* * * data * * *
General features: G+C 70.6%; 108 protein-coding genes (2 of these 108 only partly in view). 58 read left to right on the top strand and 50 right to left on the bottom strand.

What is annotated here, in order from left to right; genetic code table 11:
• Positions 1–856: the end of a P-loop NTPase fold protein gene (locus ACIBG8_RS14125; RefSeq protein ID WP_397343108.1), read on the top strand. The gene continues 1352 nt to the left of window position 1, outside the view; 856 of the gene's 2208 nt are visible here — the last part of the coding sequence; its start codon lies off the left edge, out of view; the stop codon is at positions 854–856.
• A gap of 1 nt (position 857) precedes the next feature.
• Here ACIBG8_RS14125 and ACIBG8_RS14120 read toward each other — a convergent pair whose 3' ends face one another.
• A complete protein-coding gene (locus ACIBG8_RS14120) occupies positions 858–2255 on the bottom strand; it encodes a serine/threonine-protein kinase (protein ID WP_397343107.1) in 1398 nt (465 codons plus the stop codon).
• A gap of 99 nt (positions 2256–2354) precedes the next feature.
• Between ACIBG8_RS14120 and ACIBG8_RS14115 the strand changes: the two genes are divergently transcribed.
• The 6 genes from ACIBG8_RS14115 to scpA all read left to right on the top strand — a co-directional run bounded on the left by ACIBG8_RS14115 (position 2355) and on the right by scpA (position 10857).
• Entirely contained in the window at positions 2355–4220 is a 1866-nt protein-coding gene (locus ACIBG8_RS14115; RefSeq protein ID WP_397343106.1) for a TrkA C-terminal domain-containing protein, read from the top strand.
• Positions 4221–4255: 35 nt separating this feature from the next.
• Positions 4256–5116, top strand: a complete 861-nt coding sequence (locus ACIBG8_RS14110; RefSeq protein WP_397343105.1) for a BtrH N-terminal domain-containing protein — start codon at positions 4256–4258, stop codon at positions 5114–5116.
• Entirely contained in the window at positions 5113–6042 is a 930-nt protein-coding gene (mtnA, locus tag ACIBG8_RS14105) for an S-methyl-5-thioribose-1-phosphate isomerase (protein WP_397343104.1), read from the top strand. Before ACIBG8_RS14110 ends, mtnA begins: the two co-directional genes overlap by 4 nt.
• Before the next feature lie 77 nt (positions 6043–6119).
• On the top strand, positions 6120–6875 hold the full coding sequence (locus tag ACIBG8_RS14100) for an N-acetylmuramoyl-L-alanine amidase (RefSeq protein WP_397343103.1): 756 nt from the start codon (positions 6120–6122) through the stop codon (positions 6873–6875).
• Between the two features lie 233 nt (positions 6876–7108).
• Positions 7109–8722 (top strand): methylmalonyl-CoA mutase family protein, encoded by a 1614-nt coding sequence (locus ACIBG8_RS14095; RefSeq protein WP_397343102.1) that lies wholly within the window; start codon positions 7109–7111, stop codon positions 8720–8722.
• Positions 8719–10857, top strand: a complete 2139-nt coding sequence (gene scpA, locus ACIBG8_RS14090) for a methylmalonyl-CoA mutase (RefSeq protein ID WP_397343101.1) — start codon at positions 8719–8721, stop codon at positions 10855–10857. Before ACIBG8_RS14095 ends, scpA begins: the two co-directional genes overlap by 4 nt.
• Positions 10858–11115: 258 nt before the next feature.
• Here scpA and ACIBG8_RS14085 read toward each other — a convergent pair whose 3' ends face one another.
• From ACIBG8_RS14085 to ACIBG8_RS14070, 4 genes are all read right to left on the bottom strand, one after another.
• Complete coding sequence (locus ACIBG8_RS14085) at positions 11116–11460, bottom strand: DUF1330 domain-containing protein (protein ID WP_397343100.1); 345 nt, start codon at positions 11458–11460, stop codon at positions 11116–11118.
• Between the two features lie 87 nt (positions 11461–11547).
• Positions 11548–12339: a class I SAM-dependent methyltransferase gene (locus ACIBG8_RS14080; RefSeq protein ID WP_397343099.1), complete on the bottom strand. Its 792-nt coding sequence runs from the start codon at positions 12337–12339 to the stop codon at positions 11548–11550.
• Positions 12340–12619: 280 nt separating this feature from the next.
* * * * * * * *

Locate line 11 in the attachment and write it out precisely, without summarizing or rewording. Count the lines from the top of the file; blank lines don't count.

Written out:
• Positions 4221–4255: 35 nt separating this feature from the next.